Both the 1992 and 2005 FGPs achieve the goal of exposing the public to nutritional recommendations; however a majority of Americans do not use this knowledge in making food choices. Without considering the social context of food choices, self-efficacy and individual nutritional needs, the FGP is a poor nutritional intervention and will be unsuccessful in eliciting behavioral change.

Centers for Disease Control and Prevention. (n.d.). Trends in Childhood Overweight. Retrieved December 2, 2006, from http://www.cdc.gov/nccdphp/dnpa/obesity/childhood/prevalence.htm.

Connolly, Martin J. (2000). Smoking cessation in old age: closing the stable door? Age and Aging, 29, 193-195. Retrieved December 3, 2006 from http://ageing.oxfordjournals.org/cgi/reprint/29/3/193.pdf.

Elfhang, K. and Rossner, S. (2005, February). Who succeeds in maintaining weight loss? A conceptual review of factors associated with weight loss maintenance and weight regain. Obesity Reviews, 6, 67. Retrieved December 5, 2006, from

Guttmacher Institute. (2005, March). Contraceptive Use. Retrieved December 3, 2006, from http://www.guttmacher.org/pubs/fb_contr_use.html

Insel, P., Turner, R.E., & Ross, D. (2002). Nutrition. Sadbury, MA: Jones and Bartlett Publishers, Inc.

Jen, Ting. (n.d.). Religion and Vegetarianism: A Buddhist View of Vegetarianism. Retrieved December 5, 2006, from http://www.ivu.org/religion/articles/kvmi.html.

National Dairy Council. (2004, August). Notice of Proposal for Food Guide Graphic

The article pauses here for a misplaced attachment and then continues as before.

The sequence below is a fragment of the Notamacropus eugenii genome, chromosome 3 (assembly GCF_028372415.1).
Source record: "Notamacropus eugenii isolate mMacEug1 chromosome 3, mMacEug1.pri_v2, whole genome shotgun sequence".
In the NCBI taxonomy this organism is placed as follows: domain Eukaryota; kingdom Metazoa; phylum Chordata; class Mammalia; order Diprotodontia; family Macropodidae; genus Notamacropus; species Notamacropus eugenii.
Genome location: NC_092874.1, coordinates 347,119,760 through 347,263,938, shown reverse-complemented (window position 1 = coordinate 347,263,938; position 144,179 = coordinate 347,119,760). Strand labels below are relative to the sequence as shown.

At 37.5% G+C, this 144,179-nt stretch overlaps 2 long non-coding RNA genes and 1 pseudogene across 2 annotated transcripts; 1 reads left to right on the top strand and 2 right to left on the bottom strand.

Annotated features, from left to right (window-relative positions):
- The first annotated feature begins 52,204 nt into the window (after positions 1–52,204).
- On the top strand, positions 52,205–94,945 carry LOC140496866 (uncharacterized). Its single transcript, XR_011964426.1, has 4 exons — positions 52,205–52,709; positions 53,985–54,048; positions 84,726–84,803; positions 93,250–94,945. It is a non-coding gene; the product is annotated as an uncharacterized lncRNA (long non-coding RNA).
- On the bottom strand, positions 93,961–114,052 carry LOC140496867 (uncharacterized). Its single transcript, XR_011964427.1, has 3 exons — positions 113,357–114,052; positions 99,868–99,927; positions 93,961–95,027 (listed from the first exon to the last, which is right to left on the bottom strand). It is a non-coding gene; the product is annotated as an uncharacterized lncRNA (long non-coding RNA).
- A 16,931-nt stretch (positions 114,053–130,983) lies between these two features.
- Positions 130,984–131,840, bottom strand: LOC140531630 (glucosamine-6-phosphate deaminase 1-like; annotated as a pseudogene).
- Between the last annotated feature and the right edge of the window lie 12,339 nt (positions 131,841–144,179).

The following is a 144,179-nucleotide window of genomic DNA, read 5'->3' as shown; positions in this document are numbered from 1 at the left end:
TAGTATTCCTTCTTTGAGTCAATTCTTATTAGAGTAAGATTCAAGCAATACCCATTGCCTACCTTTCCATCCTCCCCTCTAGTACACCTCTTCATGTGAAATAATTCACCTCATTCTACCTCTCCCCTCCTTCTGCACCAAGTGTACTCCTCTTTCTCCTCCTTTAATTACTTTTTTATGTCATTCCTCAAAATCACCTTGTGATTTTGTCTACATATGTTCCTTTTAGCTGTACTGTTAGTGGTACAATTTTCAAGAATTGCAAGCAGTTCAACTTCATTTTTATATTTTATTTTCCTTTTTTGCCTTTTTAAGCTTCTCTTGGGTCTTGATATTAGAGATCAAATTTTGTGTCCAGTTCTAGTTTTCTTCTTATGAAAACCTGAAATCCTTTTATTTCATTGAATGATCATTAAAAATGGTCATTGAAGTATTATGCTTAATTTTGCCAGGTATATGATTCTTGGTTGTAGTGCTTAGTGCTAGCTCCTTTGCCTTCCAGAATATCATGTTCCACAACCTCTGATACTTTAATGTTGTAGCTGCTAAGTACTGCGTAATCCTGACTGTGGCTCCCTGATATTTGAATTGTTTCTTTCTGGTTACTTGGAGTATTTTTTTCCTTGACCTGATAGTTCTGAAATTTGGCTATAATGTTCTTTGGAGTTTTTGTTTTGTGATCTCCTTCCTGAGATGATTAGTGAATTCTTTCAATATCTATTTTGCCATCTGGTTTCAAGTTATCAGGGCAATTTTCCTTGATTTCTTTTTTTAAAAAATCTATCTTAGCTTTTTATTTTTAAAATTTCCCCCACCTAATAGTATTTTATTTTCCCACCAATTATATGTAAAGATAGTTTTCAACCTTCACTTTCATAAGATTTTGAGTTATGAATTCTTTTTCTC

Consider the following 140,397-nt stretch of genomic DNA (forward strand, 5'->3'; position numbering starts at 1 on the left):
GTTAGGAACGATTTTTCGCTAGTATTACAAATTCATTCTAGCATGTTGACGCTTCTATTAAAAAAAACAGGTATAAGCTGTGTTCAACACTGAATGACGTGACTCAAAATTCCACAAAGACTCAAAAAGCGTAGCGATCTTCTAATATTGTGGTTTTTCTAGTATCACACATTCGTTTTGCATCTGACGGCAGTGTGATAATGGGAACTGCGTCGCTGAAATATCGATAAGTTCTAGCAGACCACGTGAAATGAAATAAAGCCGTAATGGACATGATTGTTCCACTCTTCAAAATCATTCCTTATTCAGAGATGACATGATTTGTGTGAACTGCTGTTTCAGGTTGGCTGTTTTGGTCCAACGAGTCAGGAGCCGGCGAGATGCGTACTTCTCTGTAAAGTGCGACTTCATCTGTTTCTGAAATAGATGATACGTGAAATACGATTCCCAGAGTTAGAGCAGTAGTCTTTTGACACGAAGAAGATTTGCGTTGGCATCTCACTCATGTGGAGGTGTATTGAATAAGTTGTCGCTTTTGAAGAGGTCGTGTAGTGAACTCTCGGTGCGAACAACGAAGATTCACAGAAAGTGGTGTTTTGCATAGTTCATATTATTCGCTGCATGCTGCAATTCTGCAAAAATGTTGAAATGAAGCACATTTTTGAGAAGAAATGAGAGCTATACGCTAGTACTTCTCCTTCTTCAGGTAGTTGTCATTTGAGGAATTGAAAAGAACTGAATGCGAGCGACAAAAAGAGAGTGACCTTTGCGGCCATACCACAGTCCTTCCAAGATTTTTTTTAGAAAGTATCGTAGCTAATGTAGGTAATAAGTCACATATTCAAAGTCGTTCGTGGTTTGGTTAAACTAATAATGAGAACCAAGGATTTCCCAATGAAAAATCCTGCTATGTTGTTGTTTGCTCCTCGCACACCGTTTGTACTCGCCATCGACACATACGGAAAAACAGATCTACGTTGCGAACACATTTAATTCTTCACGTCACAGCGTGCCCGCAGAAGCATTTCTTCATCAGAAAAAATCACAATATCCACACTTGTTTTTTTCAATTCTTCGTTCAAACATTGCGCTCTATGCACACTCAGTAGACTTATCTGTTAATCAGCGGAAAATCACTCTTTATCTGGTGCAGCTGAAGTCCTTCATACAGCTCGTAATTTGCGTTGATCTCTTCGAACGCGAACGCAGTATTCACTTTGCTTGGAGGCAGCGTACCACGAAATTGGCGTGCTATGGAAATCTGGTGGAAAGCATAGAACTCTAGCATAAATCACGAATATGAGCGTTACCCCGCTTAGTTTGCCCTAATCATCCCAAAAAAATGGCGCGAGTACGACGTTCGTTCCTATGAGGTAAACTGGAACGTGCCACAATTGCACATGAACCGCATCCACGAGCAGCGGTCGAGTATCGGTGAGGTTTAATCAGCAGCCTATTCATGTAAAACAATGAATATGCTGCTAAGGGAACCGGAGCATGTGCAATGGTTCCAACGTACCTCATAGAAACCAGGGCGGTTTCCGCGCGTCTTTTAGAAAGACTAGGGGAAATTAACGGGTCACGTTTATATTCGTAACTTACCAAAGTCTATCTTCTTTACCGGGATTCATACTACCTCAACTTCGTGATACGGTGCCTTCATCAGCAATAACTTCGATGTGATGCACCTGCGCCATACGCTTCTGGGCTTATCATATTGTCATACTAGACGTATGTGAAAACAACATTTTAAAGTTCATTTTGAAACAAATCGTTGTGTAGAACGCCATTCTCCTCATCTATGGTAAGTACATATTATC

Presentation and Consumer Education Materials; Opportunity for Public Comment. (FR
Docket No. 04-15710). Alexandria, VA: Food Guide Pyramid Reassessment Team.

Pajares (2002). Overview of social cognitive theory and of self-efficacy. Retrived October 10, 2006, from http://www.emory.edu/EDUCATION/mfp/eff.html.

Pliner, P., Bell, R., Hirsch, E.S., & Kinchla, M. (2006). Meal duration mediates the effect of “social facilitation” on eating in humans. Appetite, 46, 189-198. Retrieved October 18, 2006, from ScienceDirect.

United States Department of Agriculture. (2001, May). Food and Nutrition Resources for Grade 7-12. (Special Reference Briefs Series no. 2001-01). Beltsville, MD: National Agriculture Library, Food and Nutrition Information Center.

United States Department of Agriculture. (1993, September). USDA’s Food Guide Background and Development. (Miscellaneous Publication Number 1514). Hyattsville, MD: Human Nutrition Information Service.